I am sure I was not alone in my disappointment when Microsoft announced it was canceling Train Simulator II a while back. Train Simulator was a niche title, but had a strong following and was very enjoyable to play, especially as a rainy day change from the typical fast paced and labor intensive games I typically play.Admittedly, I was tagged for this review because I am generally the only one who enjoys simulations. However, I was genuinely excited to receive the title, especially because I was not aware that the railroad sim genre was alive beyond the Trainz titles. And to make matters even more interesting, this title is being brought to us by the folks at EA. Clearly they realize what Microsoft did not.Rail Simulator is a game with a title that speaks for itself. The game is a simulator. In it, you control a variety of trains.The hardware available to drive is fairly complete. There are steam, diesel and electric engines. For my money, the steam engines are by far the most fun to use, as the micromanagement involved can become overwhelming. Using these monsters certainly makes one appreciative of current day locomotives.Unlike most games, Rail Simulator basically has no story and, honestly, no point beyond learning to become proficient at driving a train and, perhaps, learning to read railside signals. I do not mean to insinuate that Rail Simulator is pointless, just that it is not particularly tough to understand.The game begins with a fairly tedious install process and borderline unbearable load times. I honestly thought my system was locked up on the first few starts. Do not be surprised to wait minutes for the game to load. I guess I can understand the need to take some time, but several minutes to load scenery for train routes is not a good plan in my opinion. I have played many games with significantly more detail, including some flight simulators that take a fraction of the time.You basically have two options for play, a free play mode or a goal oriented scenario option. The scenarios are not particularly engaging, but, if you need an objective in order to enjoy a game, this would be your cup of tea. In free play, you have your choice of train types to drive and you just click and go. The scenario mode, obviously, requires you to submit to a more rigid game, traveling from point to point as directed.For me, the beauty of simulations is getting to a position where I feel I can enter a vehicle, no matter how large or complex, and operate it in real life. I have never thought of trains as particularly difficult to operate (although I have never done so outside of my many model trains).
On its easiest setting, this game certainly does not present trains as all that difficult to move, and it actually oversimplifies the process, in my opinion. There are three difficulty settings which affect the control scheme. In the most simple, you basically use a forward and reverse key to get going or to stop. Intermediate makes the process a bit more complex and the expert mode tries to bring it to a true simulation level.I once read that a flight simulator is more appropriately called a scenery simulator. I agreed with that statement when I read it years ago, but have come to understand that it is no longer the case. Scenery is certainly an important aspect of a good simulator. With the current level of physical modeling that has appeared in recent years, however, physics accuracy has become a necessity.In a train simulator, this boils down to the mass factor. How much does a train weigh? A lot. Because of that fact, any train should be slow to starts and, once moving, take a long time and distance to stop. In reality, a fast-moving fully loaded train can take miles to come to a complete stop. Rail Simulator does a fine job of presenting this aspect. The initial jerk at the start of motion is present and, even at full brake and reverse, stopping a slow-moving train takes some time.Rail Simulator comes complete with an editor. This is a no brainer in the sim community. Any developer that does not have this vision is destined to frustrate his community. If you are into creating terrain and routes, you will have a blast with the editor. It begins with a flat piece of terrain and you can manipulate the mesh to your heart’s content. The editor is not particularly hard to use, but I did not find it something that I wanted to spend a lot of time with. The editor seems very complete and I cannot think of any pieces missing from it. I look forward to the user created routes that will be available on the Net in the months to come.The graphics are a mixed bag. The engines and cars are well detailed and the varied viewpoints are nicely designed. Some of the environmental effects, especially trees, are not all that appealing. I quickly get sick of repetitive textures as they remind me that I am in a digital world when I use a sim. The more natural things look, the better the experience. I am sure there will be some user created textures that will arrive in the near future, and I definitely will install anything available.The sound is good. I am a bit of an audio snob, and yes, I can actually hear fidelity differences in games. The manual spends a good bit of space explaining how to get the most out of the HD sound it employs. I was not blown away by the sound, but it certainly did not lessen the experience in any way.Rail Simulator is a welcome addition to my simulation library. If you have been craving a follow-up to Microsoft Train Simulator, or if you have never enjoyed a train sim before, pick up this title. Outside of the incredibly lengthy load time and a few graphical issues, I really enjoyed the experience. It is a complete package and certainly has the potential to provide many hours of engineering fun.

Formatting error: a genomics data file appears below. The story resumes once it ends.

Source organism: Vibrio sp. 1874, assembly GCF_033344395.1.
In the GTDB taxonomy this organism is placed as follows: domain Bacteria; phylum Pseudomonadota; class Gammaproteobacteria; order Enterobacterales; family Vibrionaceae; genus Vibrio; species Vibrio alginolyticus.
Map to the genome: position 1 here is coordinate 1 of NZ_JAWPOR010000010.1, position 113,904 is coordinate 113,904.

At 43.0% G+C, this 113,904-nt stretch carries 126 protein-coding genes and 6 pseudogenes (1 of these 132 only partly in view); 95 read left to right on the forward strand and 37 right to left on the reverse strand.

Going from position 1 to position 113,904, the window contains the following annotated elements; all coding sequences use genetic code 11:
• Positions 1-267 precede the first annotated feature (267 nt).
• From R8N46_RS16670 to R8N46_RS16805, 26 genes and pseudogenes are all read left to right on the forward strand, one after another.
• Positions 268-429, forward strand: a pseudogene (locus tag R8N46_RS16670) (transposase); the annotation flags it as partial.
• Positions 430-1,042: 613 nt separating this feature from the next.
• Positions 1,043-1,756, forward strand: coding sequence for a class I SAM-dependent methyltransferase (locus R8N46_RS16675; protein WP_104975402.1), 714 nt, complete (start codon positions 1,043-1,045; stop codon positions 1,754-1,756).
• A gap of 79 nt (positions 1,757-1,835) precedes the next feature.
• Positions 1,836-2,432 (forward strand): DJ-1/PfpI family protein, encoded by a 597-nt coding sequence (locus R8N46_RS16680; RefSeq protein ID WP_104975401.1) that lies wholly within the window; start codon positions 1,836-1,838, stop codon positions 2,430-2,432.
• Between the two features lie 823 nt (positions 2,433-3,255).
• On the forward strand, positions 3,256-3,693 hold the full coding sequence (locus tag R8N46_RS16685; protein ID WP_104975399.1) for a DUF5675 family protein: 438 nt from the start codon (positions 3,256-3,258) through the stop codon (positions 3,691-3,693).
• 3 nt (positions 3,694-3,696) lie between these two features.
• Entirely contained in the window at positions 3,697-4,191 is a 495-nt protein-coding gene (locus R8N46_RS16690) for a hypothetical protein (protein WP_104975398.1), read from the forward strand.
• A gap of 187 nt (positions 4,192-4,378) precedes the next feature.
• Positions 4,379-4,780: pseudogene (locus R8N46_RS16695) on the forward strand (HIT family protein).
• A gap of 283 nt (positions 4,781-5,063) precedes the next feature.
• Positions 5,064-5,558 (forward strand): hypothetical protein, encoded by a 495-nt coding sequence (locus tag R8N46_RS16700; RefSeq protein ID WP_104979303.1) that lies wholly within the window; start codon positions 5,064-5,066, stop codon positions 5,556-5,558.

Founder and Editor of PC Invasion. Veteran PC gamer of over 22 years.